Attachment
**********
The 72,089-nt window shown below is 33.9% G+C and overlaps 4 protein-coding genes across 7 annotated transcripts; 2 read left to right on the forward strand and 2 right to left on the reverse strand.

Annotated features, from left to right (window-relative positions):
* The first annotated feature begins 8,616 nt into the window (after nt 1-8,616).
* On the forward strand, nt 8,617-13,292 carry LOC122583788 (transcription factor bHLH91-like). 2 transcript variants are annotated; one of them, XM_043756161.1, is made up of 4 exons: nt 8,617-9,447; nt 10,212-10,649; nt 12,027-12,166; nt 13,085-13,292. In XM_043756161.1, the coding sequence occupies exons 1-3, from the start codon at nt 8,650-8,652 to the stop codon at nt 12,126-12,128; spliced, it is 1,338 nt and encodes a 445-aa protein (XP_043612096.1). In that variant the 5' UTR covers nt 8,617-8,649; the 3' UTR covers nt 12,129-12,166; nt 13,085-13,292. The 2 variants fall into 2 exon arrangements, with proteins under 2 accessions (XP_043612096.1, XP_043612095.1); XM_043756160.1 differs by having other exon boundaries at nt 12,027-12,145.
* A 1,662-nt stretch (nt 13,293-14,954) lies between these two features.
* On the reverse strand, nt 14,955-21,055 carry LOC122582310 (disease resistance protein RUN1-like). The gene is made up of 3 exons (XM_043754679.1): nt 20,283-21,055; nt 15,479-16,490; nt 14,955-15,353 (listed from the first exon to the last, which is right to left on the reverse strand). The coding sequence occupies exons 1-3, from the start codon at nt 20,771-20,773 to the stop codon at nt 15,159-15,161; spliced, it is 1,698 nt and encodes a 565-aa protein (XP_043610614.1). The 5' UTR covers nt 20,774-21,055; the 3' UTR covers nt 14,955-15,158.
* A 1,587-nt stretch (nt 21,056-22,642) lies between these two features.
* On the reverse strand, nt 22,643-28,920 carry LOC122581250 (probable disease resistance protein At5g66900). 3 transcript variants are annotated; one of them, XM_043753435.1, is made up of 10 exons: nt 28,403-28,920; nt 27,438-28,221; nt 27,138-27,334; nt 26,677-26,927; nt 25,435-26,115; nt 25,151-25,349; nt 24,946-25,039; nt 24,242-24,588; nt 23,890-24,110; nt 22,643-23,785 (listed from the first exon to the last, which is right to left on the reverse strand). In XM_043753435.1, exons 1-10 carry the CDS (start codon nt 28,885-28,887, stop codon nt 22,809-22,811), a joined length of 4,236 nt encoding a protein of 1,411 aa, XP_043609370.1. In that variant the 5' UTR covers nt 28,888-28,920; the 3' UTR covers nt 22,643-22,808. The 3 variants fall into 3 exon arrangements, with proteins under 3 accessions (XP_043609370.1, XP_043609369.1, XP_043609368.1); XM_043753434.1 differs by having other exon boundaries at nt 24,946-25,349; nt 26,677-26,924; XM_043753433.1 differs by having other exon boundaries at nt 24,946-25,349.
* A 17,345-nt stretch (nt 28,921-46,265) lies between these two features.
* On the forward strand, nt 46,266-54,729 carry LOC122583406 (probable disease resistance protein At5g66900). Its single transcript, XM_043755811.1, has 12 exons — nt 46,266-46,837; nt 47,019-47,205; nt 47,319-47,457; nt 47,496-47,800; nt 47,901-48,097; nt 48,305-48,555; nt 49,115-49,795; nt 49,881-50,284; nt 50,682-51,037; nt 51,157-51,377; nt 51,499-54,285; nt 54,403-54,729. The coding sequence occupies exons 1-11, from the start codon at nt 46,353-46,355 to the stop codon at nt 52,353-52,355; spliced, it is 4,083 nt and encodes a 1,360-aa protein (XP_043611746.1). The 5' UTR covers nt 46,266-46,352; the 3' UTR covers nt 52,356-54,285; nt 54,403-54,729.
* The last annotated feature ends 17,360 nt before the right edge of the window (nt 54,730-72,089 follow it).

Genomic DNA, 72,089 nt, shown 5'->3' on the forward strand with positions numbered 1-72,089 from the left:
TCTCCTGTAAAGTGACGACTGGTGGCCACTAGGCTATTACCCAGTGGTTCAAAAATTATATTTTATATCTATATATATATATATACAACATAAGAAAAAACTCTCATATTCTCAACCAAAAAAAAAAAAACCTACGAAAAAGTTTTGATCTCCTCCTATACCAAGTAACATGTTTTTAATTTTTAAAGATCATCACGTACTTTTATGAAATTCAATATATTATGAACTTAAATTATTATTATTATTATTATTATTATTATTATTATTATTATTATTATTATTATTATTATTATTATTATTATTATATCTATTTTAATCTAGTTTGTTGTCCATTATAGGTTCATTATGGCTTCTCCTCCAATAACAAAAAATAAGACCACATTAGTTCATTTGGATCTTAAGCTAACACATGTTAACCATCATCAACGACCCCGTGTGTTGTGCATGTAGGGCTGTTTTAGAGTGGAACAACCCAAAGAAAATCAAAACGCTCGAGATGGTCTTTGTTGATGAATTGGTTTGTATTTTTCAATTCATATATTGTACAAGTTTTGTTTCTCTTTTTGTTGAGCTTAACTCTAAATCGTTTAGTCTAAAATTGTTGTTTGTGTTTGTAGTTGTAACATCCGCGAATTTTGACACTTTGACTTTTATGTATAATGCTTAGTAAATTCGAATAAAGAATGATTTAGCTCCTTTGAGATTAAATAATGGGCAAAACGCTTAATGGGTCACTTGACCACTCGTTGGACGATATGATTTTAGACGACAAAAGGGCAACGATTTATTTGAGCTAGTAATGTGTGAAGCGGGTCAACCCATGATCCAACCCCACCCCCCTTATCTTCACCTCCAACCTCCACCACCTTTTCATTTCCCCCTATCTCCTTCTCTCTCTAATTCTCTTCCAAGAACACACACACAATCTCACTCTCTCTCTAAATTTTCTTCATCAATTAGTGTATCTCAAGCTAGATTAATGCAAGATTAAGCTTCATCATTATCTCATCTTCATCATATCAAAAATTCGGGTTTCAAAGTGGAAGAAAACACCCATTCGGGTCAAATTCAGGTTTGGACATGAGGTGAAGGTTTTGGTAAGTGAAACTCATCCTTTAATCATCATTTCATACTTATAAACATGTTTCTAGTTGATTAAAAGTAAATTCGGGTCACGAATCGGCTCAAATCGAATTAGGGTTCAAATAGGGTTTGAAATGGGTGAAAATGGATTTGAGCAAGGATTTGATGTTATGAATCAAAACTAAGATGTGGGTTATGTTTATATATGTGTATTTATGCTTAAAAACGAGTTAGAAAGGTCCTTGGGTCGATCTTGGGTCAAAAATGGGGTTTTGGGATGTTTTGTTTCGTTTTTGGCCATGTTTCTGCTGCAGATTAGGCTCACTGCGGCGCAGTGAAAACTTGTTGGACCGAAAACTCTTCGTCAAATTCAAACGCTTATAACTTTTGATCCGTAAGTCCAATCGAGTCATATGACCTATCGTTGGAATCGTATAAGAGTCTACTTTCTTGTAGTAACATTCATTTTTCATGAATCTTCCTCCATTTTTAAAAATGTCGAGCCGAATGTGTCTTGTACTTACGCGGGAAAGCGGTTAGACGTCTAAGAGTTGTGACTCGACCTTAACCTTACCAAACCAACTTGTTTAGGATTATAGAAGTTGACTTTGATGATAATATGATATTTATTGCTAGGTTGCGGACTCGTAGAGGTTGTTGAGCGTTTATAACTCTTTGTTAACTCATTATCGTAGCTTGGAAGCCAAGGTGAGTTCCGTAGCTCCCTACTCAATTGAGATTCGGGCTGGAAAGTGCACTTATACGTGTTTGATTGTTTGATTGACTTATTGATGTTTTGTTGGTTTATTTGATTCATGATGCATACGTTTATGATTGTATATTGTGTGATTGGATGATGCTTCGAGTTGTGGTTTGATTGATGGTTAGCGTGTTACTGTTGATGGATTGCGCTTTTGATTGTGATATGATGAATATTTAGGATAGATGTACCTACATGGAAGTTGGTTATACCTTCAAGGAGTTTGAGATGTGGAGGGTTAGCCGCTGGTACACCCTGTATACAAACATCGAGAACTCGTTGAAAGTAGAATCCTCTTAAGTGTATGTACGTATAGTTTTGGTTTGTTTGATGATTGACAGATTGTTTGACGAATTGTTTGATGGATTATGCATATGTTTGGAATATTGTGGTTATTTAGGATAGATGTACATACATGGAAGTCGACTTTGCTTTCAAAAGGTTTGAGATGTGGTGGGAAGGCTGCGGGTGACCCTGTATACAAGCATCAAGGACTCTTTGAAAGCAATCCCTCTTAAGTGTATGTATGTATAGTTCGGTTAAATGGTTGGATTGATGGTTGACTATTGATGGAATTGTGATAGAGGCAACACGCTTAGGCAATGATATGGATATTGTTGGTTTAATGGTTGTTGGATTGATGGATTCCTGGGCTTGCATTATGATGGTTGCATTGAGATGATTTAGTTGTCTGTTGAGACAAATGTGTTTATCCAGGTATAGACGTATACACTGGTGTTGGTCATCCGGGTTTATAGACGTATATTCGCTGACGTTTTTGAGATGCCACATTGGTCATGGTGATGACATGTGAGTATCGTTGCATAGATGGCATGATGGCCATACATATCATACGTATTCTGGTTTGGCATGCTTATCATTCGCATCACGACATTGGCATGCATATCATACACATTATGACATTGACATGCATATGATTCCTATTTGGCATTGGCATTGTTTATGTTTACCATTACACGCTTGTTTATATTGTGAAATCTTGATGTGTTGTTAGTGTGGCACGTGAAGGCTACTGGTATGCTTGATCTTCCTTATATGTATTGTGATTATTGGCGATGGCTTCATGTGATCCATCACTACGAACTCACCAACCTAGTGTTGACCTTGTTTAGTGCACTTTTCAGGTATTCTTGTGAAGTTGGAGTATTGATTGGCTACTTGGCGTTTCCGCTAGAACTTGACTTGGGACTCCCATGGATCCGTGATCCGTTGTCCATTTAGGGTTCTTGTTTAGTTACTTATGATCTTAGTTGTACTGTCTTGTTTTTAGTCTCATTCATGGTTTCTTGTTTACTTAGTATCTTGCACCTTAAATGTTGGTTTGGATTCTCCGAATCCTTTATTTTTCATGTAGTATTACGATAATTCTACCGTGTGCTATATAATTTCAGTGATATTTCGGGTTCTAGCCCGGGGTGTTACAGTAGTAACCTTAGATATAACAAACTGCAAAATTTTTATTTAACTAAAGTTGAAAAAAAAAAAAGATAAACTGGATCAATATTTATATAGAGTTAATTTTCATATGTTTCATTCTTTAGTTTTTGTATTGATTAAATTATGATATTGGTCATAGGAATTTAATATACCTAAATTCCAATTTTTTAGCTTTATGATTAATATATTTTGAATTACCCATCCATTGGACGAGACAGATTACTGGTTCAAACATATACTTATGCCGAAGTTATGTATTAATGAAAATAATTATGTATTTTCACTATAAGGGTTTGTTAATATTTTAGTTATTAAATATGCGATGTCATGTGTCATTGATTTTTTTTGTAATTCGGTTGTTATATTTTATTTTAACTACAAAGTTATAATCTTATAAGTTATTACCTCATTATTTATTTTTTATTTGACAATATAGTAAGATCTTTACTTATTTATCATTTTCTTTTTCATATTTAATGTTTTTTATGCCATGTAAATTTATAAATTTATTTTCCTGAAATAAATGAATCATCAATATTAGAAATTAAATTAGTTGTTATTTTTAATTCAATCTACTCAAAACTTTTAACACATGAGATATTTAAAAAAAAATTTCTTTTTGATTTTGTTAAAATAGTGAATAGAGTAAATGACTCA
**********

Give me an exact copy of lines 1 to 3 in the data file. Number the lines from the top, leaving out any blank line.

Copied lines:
The 72,089-nt window shown below is 33.9% G+C and overlaps 4 protein-coding genes across 7 annotated transcripts; 2 read left to right on the forward strand and 2 right to left on the reverse strand.

Annotated features, from left to right (window-relative positions):
* The first annotated feature begins 8,616 nt into the window (after nt 1-8,616).